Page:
In eastern Mediterranean sediments, the titanium-to-aluminum ratio (Ti/Al) captures relative variability in eolian to river-derived material and predominantly integrates climate signals over the Saharan and Sahel regions. Long Ti/Al time series can, therefore, provide valuable records of North African humidity and aridity changes. X-ray fluorescence core scanning (XRF-CS) can generate near-continuous Ti/Al records with relatively modest effort and in an acceptable amount of time, provided that accurate Ti/Al values are acquired. Calibration of raw XRF-CS data to those of established analytical methods is an important pathway for obtaining the required accuracy. We assess how to obtain reliable XRF-CS Ti/Al calibration by using different calibration reference sample sets for a long sediment record from ODP Site 967 (eastern Mediterranean Sea). The accuracy of reference concentrations and the number of reference samples are important for reliable calibration. Our continuous Ti/Al record allows detailed time series analysis over the past 3 Myr. Near-direct control of low-latitude insolation on the timing and amplitude of North African aridity and humidity is observed from 3 to ∼ 1.2 Ma. In our Ti/Al record, most arid North African intervals (i.e., with the longest period and highest amplitude) occur after the mid-Pleistocene transition (MPT; ∼ 1.2–0.7 Ma), when ice ages intensified. We also observe a subdued relationship between low-latitude insolation and North African climate after the MPT. These findings support the growing consensus that African climate became more sensitive to remote high-latitude climate when a threshold ice volume was reached during the MPT.

  • Publication . Article . 2022
    Open Access English
    Authors: 
    Kaag, M.M.A.;
    Country: Netherlands

    Abstract This contribution aims to approach the theme of a traveling Islam by starting from moving people and considering how their religious “luggage”—in terms of beliefs, ideas, and practices—travels with them and what this means for the circulation of religious ideas in Africa and beyond. The paper focuses particularly on Senegalese migrants of the Murid Sufi order residing in Italy and the Netherlands; it investigates how their religious luggage is important to them in the migration context and may circulate further from there. In addition, it explores how their religious luggage is moulded in, and through, their migration experiences: for instance, its meaning may change, or another layer may be added. Finally, ideas on (the force of) the Muridiyya may travel back to Senegal, adding other layers to the meaning of religion there as well.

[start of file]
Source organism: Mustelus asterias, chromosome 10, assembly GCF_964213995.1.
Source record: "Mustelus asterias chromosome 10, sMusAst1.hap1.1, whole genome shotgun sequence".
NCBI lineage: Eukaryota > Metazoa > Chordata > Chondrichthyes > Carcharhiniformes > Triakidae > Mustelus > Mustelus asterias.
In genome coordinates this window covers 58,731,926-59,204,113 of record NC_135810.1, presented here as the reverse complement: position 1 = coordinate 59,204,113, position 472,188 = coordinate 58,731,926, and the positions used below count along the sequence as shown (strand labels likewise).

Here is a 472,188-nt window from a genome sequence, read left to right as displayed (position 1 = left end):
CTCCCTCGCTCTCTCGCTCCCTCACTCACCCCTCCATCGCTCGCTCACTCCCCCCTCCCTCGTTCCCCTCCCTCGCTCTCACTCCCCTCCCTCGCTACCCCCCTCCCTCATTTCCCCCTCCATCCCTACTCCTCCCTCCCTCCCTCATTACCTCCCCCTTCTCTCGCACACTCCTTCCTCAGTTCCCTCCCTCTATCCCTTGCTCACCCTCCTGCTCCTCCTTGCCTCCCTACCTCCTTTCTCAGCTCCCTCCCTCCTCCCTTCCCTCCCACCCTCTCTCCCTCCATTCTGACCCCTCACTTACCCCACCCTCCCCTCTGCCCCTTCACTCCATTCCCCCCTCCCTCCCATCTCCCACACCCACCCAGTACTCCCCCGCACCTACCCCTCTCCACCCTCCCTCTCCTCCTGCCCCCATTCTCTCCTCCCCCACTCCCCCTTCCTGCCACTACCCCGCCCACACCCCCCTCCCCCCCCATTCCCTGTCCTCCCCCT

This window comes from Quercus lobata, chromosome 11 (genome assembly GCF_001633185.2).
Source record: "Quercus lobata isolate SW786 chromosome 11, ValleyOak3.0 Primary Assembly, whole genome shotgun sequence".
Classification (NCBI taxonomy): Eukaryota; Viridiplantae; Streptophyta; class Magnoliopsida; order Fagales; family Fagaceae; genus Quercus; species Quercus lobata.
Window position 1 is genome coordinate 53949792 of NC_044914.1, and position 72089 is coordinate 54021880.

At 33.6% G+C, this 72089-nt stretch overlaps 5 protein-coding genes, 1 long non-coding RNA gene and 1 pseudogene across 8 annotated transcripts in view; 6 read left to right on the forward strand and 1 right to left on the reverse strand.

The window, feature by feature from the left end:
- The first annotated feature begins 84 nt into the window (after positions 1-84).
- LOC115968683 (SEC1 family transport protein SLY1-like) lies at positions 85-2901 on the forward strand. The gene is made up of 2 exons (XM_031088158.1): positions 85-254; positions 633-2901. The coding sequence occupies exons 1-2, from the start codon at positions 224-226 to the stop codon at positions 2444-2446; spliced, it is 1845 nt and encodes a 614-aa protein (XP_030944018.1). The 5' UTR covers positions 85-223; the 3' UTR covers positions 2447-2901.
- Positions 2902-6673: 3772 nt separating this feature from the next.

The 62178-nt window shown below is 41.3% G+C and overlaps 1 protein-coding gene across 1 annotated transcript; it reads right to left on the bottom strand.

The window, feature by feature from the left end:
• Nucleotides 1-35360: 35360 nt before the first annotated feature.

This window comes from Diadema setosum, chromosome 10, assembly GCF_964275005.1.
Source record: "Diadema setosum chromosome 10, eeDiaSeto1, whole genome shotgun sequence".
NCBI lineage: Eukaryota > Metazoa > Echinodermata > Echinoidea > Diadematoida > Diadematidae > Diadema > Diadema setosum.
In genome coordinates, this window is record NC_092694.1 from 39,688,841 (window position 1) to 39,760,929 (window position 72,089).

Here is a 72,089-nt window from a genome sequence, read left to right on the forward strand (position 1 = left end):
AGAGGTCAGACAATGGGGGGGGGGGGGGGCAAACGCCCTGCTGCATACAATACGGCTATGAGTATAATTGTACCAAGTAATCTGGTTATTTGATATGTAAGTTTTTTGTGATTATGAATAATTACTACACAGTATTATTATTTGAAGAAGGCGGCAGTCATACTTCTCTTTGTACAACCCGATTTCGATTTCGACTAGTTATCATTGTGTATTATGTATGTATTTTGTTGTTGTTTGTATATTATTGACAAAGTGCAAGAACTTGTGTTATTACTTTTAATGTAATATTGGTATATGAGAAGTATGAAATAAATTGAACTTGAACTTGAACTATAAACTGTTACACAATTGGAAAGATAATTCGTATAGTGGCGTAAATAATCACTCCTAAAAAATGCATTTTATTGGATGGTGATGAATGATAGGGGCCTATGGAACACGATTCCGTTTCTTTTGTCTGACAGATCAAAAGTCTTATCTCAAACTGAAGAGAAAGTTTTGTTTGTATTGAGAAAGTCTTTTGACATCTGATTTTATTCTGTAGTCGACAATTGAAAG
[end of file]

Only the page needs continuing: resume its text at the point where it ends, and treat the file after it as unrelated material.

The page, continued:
• Publication . Doctoral thesis . 2022
    Open Access
    Authors: 
    Shanley, Dani (Danielle);
    Publisher: University of Maastricht
    Country: Netherlands

    Around the turn of the millennium, as responsibility became an increasingly important concept in relation to research and innovation within both policy and academic discourse, responsibility was largely framed as a new and emerging matter of concern. ‘Responsible Innovation’ and ‘Responsible Research and Innovation’ quickly became popular ways of talking about responsibility-related issues for policy-makers and academics alike. Yet clearly, responsibility has meant different things to different people for a very long time and contemporary ideas surrounding responsibility within research and innovation did not emerge out of nowhere; rather, they are part of a long history within which different ways of understanding responsibility have been made to matter. This thesis treats ‘Responsible Innovation’ as an intellectual movement. It zooms in on the emergence, development, outcomes and consequences of antecedent movements in order to show how making responsibility matter within research and innovation often means attempting to strike a balance between opportunity and need, evolution and revolution, continuity and change. It argues that at a time when our world is confronted by numerous inescapable societal and environmental challenges, many of which are seen as the indirect consequences of scientific and technological developments, it is essential that we continue thinking about the different ways in which responsibility matters.

  • Publication . Part of book or chapter of book . 2022
    Open Access English
    Authors: 
    Tanasescu, Chris; Tanasescu, Raluca; Marais, Kobus;
    Country: Netherlands
  • Open Access English
    Authors: 
    Eva Van Roekel;
    Country: Netherlands